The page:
Hackers 'unique' foes: ex-Homeland head

Former Department of Homeland Security chief Michael Chertoff said that combating groups like LulzSec and Anonymous pose a unique problem for law enforcement, because "the big challenge is attribution". However, it's possible that the US government could find itself in a cyberwar with a network.

Former Department of Homeland Security chief Michael Chertoff said that combating groups like LulzSec and Anonymous pose a unique problem for law enforcement, because "the big challenge is attribution". However, it's possible that the US government could find itself in a cyberwar with a network.

Michael Chertoff
(Credit: US Government)

Chertoff, speaking in New York at a lunch hosted by analytics company Opera Solutions gave a talk largely on cybersecurity. He noted that the US needs to form a cyber attack doctrine that outlines all of the nuances of attacks and various degrees of response.

The hardest part, given the high-profile attacks from leaderless groups, is finding the right actors involved. "Do we respond if we don't know who had bad intent, but can locate the server that is a weapon against us? Do we take out the server in real life or cyberspace? There's not going to be a clear line, and we may take that server out in physical and cyber domains."

The big question about dealing with hactivists is finding the line where an attack moves from a law enforcement issue to an act of war. Chertoff said that the government would be reluctant to respond to someone "defacing a website or stealing data, even sensitive data". But a loss of life could turn an attack into an act of war.

One hypothetical scenario posed by Chertoff was an attack on air traffic control that led to the loss of life. "We are at war with a terrorist network today, so we can be at war with a network. When attacks moves from criminality to something that warrants a military response depends," he said. "This is going to be very fluid."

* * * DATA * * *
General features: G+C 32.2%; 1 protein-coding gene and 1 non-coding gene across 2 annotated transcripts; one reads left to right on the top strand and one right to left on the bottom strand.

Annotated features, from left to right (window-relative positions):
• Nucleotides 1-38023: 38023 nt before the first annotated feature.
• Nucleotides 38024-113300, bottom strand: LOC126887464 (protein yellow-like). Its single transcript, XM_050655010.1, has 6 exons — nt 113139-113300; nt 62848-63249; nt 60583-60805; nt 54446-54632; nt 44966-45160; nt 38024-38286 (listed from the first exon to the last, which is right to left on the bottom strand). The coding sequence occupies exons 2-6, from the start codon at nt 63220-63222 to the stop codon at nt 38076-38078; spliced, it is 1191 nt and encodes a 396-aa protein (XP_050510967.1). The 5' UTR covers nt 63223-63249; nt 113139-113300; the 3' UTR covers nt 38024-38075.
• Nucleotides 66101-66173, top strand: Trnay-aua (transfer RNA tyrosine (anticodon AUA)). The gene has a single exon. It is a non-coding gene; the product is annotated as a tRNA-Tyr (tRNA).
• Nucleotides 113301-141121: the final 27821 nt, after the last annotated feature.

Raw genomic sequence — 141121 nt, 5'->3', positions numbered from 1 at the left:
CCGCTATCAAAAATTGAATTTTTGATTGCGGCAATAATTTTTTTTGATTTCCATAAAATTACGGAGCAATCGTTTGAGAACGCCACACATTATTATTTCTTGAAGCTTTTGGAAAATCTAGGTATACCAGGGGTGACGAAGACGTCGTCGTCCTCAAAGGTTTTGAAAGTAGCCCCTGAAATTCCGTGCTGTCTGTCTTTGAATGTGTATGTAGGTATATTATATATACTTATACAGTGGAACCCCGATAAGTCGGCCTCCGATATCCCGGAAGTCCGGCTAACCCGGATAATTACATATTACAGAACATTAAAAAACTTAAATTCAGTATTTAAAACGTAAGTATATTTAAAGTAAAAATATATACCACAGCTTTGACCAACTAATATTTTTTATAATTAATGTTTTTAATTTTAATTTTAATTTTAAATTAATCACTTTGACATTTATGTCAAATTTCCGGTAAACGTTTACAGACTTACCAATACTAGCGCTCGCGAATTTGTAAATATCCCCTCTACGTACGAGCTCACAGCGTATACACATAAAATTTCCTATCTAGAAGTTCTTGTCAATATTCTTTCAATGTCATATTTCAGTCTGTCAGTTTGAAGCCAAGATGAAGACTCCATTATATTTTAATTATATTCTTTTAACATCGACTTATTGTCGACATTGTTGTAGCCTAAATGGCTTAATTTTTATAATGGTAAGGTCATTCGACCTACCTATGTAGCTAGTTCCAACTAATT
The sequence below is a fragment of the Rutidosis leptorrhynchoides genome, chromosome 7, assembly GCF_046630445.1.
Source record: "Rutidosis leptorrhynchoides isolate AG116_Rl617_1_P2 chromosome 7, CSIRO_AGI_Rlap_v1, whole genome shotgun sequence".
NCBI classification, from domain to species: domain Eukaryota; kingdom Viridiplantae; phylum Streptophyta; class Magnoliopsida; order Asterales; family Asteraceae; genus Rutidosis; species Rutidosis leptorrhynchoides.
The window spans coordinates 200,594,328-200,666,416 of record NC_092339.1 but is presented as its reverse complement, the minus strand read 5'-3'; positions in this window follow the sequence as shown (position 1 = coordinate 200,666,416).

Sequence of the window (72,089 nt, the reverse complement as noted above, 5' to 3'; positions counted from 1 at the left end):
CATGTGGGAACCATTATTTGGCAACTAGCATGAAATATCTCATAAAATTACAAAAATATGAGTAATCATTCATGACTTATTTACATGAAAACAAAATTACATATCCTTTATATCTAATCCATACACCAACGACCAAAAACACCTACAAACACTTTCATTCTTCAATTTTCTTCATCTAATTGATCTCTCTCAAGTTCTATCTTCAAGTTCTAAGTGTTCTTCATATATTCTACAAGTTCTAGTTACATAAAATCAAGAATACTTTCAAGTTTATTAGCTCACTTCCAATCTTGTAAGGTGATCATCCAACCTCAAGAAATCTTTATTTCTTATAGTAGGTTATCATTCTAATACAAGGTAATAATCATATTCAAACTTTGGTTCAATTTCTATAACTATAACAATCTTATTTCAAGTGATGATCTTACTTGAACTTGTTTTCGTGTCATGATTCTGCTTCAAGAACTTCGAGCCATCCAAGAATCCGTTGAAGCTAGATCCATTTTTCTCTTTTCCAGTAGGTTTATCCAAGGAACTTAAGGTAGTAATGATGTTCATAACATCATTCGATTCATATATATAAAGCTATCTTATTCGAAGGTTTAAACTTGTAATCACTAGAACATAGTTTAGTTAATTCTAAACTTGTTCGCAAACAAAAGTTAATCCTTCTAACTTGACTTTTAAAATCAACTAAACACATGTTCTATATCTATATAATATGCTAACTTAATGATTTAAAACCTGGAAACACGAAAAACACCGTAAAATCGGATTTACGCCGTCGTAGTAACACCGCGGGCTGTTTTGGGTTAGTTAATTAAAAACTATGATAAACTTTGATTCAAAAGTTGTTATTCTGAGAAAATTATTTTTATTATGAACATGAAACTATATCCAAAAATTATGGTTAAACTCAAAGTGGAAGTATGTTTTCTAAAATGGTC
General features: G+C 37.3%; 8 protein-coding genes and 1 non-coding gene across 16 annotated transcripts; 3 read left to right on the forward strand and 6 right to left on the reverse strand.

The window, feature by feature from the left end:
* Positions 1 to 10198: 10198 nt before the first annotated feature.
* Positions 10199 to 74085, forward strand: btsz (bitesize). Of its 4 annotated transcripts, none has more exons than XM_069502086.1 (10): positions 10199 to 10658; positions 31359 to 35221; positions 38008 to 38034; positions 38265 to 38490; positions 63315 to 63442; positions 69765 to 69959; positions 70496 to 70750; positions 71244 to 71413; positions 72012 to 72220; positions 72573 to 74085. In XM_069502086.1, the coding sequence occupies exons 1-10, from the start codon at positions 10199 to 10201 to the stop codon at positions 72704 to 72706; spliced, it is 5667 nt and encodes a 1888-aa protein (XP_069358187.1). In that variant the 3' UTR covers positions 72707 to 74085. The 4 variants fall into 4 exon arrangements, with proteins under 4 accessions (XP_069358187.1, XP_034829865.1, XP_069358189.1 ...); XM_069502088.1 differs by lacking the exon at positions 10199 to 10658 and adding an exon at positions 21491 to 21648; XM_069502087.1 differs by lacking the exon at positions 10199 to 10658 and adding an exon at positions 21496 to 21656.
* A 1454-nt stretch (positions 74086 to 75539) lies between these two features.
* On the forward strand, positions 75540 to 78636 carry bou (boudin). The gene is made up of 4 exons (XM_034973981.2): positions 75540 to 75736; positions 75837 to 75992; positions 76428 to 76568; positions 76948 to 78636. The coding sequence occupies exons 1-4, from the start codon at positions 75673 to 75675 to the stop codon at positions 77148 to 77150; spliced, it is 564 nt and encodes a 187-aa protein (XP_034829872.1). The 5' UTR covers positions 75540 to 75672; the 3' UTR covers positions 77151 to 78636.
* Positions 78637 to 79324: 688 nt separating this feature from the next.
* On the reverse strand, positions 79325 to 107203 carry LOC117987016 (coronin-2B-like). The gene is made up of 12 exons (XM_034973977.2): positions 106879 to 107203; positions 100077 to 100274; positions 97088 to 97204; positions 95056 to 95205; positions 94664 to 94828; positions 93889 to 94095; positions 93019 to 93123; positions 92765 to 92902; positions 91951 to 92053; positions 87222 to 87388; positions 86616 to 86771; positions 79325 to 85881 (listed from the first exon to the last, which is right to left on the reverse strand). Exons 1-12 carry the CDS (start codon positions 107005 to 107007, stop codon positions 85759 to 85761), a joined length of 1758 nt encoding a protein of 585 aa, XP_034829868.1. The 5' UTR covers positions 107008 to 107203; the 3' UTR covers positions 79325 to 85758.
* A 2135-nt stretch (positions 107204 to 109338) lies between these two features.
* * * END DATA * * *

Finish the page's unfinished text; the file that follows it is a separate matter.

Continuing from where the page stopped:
Chertoff's talk was notable, because it opened the door to a point where a cyber attack could lead to a response to take out a server. Welcome to the new world.

Other key items from Chertoff:

  • Analytics will play a key role in security, as the never-ending flow of data will be utilised by both the private sector and government in cooperation.
  • He said it was unclear whether the "huge rash of stories about cyber attacks" meant an "increased appetite for these type of intrusions", or just more attention paid to cybersecurity.
  • The government needs to create a doctrine on what would be an act of war in the event of an cyber attack. This doctrine would revolve around the following:
  1. Determining what attacks are most important, and have degrees of response.
  2. Consider the vector of attack. Network attacks are the most common, but the supply chain may be more important, said Chertoff. "The big issue we have to be concerned about is the supply chain. The ability to check every chip is not practical. How ensure ourselves that we have hardware and software we can trust? We do need to manage the risk," he said.
  3. Dealing with all kinds of actors. What's the response against a hactivist, a kid or a government?

Via ZDNet US

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